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CERVICAL DYSTONIA: IT'S A PAIN IN THE NECK!

Cervical dystonia (CD) affects thousands of people every year.

CD, also called spasmodic torticollis, is a neurological movement disorder that causes the muscles in your neck to contract (tighten) involuntarily.

This muscle tightening can cause you to hold your head and neck in painful, abnormal positions.

These painful, abnormal head positions can cause discomfort and challenges in your everyday life.1

The four most common head positions associated with CD

CD symptoms include:

  • Abnormal and painful turning of head and neck2
  • Increasing neck muscle tightness or spasms2
  • Neck pain3
  • Uncomfortable pulling in the neck2
  • Tremors of the head and neck4
  • Limited range of motion4

Pain is a common complaint of most patients with CD

of patients with CD reported neck pain as a common symptom5
Of those patients, nearly 7 out of 10 said the pain was moderate or severe6
CD pain may interfere with your work and social life1,5,7,8

What causes CD?

Normally, your brain sends chemical signals to your head and neck muscles to keep their movements smooth and controlled. In patients with CD, these signals work improperly. When acetylcholine, one of the chemical signals, is released at above-normal amounts, it causes muscles to be tense and overactive.

In some cases of CD, causes can be linked to neck, head and shoulder injuries, and certain drugs.2

While the exact cause is not clear, research is still being conducted to explore the factors that can contribute to CD.

References:

  1. 1. Camfield L, Ben-Shlomo Y, Warner TT, and the Epidemiological Study of Dystonia in Europe Collaborative Group Impact of cervical dystonia on quality of life. Mov Disord. 2002;17:838–841.
  2. 2. DMRF website: https://www.dystonia-foundation.org/what-is-dystonia/forms-of-dystonia/focal-dystonias/cervical-dystonia/more-on-cervical-dystonia.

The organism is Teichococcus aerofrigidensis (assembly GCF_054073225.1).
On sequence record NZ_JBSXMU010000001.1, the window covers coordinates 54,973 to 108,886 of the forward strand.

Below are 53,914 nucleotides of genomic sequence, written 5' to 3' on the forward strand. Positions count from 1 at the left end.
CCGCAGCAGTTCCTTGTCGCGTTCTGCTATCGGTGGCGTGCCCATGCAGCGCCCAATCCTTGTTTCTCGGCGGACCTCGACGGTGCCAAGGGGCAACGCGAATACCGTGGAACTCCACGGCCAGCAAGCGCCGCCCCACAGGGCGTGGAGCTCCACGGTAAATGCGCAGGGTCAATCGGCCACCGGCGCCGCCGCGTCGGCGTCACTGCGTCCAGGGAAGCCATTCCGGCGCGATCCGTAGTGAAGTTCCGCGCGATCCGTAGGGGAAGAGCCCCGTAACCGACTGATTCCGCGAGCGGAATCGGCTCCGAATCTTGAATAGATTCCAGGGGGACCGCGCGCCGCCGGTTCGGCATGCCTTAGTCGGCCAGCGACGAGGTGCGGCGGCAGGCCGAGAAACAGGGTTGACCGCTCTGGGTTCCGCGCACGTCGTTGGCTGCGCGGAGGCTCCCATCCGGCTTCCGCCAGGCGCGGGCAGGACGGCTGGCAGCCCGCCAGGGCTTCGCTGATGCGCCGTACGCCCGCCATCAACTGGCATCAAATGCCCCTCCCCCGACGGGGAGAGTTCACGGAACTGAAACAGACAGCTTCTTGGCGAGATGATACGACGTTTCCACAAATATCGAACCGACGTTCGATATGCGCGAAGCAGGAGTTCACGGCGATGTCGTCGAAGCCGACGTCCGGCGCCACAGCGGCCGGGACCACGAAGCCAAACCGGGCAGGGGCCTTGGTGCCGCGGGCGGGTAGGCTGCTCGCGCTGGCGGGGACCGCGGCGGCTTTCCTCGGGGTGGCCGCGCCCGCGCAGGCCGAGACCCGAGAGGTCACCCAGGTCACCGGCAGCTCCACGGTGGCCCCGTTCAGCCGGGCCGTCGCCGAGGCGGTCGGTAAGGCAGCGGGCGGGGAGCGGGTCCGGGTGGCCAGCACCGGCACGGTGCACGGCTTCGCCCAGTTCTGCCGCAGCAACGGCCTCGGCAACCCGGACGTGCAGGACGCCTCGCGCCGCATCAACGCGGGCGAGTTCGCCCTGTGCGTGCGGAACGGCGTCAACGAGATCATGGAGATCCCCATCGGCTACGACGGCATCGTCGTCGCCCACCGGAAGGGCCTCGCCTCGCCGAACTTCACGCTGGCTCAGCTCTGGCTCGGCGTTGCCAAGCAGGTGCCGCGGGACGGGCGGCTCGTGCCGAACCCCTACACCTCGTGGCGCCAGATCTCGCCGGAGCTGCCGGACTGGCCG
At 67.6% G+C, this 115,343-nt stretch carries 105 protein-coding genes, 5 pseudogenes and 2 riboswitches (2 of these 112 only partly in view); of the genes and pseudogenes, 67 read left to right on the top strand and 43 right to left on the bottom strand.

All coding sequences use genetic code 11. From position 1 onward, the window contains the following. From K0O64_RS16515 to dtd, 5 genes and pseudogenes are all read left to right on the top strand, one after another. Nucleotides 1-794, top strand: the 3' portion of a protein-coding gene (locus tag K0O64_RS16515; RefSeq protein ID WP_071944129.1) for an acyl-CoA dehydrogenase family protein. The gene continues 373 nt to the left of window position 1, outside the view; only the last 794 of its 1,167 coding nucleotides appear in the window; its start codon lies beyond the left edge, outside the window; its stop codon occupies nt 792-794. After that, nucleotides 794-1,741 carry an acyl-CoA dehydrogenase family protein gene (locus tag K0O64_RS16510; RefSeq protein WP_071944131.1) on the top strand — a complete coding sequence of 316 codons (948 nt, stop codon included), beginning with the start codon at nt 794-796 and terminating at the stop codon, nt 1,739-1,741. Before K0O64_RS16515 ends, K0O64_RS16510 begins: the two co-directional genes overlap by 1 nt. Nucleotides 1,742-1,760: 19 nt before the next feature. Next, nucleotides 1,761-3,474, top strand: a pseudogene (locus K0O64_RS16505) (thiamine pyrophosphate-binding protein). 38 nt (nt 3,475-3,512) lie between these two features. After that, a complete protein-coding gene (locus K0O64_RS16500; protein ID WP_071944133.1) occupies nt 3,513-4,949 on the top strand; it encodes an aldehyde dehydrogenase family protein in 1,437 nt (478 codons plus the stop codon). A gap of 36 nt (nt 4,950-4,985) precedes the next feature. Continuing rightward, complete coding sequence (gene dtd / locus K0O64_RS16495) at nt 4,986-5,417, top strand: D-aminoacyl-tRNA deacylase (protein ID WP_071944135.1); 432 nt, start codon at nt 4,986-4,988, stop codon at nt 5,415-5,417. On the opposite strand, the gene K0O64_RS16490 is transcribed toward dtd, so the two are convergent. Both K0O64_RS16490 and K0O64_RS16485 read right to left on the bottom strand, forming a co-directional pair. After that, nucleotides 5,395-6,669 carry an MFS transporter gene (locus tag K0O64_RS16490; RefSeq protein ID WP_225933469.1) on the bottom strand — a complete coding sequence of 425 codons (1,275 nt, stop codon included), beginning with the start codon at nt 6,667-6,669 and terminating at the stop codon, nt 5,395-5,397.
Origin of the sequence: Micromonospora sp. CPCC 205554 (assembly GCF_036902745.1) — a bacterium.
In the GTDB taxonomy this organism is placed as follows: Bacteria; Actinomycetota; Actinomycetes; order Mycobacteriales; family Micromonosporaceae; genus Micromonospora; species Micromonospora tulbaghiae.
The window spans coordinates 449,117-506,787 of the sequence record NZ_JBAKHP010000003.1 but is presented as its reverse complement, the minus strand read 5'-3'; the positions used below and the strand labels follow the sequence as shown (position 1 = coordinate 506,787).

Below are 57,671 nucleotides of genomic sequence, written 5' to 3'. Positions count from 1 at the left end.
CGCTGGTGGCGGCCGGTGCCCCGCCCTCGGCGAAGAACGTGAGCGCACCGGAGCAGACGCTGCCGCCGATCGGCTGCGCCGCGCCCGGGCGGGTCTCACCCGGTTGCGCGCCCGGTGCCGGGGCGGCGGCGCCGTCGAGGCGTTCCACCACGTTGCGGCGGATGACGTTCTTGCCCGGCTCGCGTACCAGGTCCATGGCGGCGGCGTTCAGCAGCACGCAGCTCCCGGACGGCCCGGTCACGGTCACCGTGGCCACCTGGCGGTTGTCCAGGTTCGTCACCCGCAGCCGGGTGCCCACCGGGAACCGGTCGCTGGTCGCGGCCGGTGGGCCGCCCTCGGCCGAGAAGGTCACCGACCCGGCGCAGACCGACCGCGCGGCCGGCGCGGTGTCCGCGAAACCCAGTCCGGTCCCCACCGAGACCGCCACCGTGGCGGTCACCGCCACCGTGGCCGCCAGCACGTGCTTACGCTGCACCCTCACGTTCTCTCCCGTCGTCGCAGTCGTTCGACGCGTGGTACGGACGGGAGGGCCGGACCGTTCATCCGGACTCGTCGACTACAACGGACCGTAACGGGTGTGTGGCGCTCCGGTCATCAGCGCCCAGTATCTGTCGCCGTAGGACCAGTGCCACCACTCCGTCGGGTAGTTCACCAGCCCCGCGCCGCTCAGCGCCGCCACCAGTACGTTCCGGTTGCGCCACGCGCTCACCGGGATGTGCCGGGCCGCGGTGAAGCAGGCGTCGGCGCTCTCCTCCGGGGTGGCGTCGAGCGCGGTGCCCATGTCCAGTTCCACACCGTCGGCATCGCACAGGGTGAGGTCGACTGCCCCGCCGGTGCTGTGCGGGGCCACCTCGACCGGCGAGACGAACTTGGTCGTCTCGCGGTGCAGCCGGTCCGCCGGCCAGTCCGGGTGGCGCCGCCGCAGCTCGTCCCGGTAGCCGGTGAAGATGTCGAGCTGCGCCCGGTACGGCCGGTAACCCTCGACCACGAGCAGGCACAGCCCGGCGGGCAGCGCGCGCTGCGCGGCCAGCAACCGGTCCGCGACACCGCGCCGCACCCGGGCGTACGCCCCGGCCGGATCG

3. 3. Costa J, Espirito-Santo C, Borges A, et al. Botulinum toxin type B for cervical dystonia. Cochrane Database Syst Rev. 2005 Jan 25;(1):CD004315.
  4. 4. Jankovic J. Dystonias, choreas, athetosis, and ballism. In: Goldman L, Ausiello D, eds. Cecil Textbook of Medicine. Philadelphia, PA: Saunders; 2004:2312–2314.
  5. 5. Lew MF. Botulinum toxin type B: an effective treatment for alleviating pain associated with cervical dystonia. J Back Musculoskel Rehab. 2002;16:3–9.
  6. 6. Chan J, Brin MF, Fahn S. Idiopathic cervical dystonia: clinical characteristics. Mov Disord. 1991;6:119–126.
  7. 7. Van Zandijcke M. Cervical dystonia (spasmodic torticollis). Some aspects of natural history. Acta Neurol Belg. 1995;95:210–215.
  8. 8. Ben-Shlomo Y, Camfield L, Warner T. What are the determinants of quality of life in people with cervical dystonia? J Neurol Neurosurg Psychiatry. 2002;72:608–614.

INDICATION

MYOBLOC® (rimabotulinumtoxinB) Injection is indicated for the treatment of adults with cervical dystonia to reduce the severity of abnormal head position and neck pain associated with cervical dystonia.

IMPORTANT SAFETY INFORMATION FOR MYOBLOC

WARNING: DISTANT SPREAD OF TOXIN EFFECT

Postmarketing reports indicate that the effects of MYOBLOC and all botulinum toxin products may spread from the area of injection to produce symptoms consistent with botulinum toxin effects. These may include asthenia, generalized muscle weakness, diplopia, blurred vision, ptosis, dysphagia, dysphonia, dysarthria, urinary incontinence, and breathing difficulties. These symptoms have been reported hours to weeks after injection. Swallowing and breathing difficulties can be life threatening and there have been reports of death. The risk of symptoms is probably greatest in children treated for spasticity but symptoms can also occur in adults treated for spasticity and other conditions, particularly in those patients who have underlying conditions that would predispose them to these symptoms. In unapproved uses, including spasticity in children and adults, and in approved indications, cases of spread of effect have occurred at doses comparable to those used to treat cervical dystonia and at lower doses [see Warnings and Precautions].

MYOBLOC is contraindicated in patients with a known hypersensitivity to any botulinum toxin preparation or to any of the components in the formulation.

MYOBLOC is contraindicated for use in patients with infection at the proposed injection site(s).